Teenage greens: The realities of life as a teenage vegan

Read Time:   |  25th October 2017

15-year old vegan crusader Dan Hall talks us through the realities of life as a vegan teenager… 

Teenage greens: The realities of life as a teenage vegan

At the age of 13, after being vegetarian for 3 years I decided to go vegan. One of my school friends was already vegan and this prompted me to look into the idea of turning plant based. I decided to educate myself more about what animals really have to go through in order to get to our plates and what really shocked me was the amount of suffering and impact involved. For something as simple as a burger which you can easily get hold of, there is a long journey from farm to fork. Animal welfare standards are alarming.

I went vegan because I thought that it wasn’t right that animals should be treated in this way because of the impact on the environment and our health. For example, The World Health Organisation has said that ‘processed meats are in group 1, carcinogenic to humans and red meat is in group 2’ group 1 containing the highest threats. The Guardian said that cow farts contribute to 14.5% of total emissions which is more than all the methods of transport emissions combined.

I looked at YouTube videos online about the egg and dairy industry and discovered there was an ugly side to what most people consider the norm i.e. how egg-laying chickens are treated and how calves are separated from their mothers at birth. I also went on to look at the health problems of dairy and eggs and soon found out they are not as healthy as we are made to believe.

Peer pressure

Being a vegan can be hard, especially at school. But luckily at my school they now mark what is suitable in the cafeteria. You just have to communicate with the kitchen staff just like if you went to a restaurant or someone’s house, whoever is cooking for you just needs to know what you can’t eat, hopefully should help out /co-operate.

Peer pressure can also be another factor which can be difficult to deal with and even if you don’t proclaim that you are vegan people are going to start to notice sooner rather than later and that is when all the interrogation starts with people asking questions which is obviously completely normal and fine but it is just the repetitiveness of curiosity that can be tiring. If they are challenging your beliefs then challenge theirs as it does get tedious being bombarded with questions on a daily basis. Retaliation can also fuel the joke of ‘how do you know if someone is vegan? Don’t worry they’ll tell you’ which is yet another silly made up crazy vegan stereotypes of a protein pill guzzling, pressurising, calcium deficient, lettuce patch raider.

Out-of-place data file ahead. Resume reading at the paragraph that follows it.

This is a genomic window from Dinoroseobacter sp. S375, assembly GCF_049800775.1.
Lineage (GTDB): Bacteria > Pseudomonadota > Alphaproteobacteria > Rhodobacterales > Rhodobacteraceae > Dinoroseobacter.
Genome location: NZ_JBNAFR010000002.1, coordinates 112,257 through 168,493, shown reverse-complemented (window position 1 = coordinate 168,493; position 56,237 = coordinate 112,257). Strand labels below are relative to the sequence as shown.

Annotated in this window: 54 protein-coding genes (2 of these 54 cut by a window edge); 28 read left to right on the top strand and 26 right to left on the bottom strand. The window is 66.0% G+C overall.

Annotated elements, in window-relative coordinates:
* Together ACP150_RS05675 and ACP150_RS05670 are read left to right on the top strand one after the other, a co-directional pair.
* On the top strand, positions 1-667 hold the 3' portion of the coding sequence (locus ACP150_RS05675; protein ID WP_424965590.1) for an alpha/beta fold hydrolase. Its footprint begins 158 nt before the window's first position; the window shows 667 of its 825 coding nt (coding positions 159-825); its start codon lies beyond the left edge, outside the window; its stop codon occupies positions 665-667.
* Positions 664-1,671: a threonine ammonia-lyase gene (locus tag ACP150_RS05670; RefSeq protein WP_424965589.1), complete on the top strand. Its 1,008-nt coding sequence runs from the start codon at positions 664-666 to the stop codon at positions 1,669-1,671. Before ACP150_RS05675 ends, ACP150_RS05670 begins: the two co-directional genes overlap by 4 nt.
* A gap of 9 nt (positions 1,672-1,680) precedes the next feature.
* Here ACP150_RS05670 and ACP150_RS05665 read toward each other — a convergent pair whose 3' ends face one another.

I try to not react to questions such as ‘what would you do if you were stuck on a desert island’ and instead just try and educate people on why I went vegan and It then pains me when people say ‘oh, I could never do that’ or ‘it’s too extreme’ because you can and it isn’t extreme. You just need to know what you are doing and make sure you are eating the right things by having hearty balanced meals and not just eating bananas and kale chips with a green smoothie.

And when people say they just couldn’t do it, that just gets the ball rolling for me, at least have a reason rather than an empty one. You just have to explain your choices to people and if they are open minded they should accept your decisions, no-one would ever question someone’s religion even though religion is faith and veganism is facts.

Dan Hall is a 15-year old vegan activist

Family

Not everyone understands the true meaning of being vegan and I often have to explain that I can’t have butter or milk etc., especially when going to someone’s house. Even my grandmother took a while to get used to it and would even cook the vegan sausages on top of the pork sausages! I have had a lot of awkward moments of people offering me things and I just have to politely turn them down.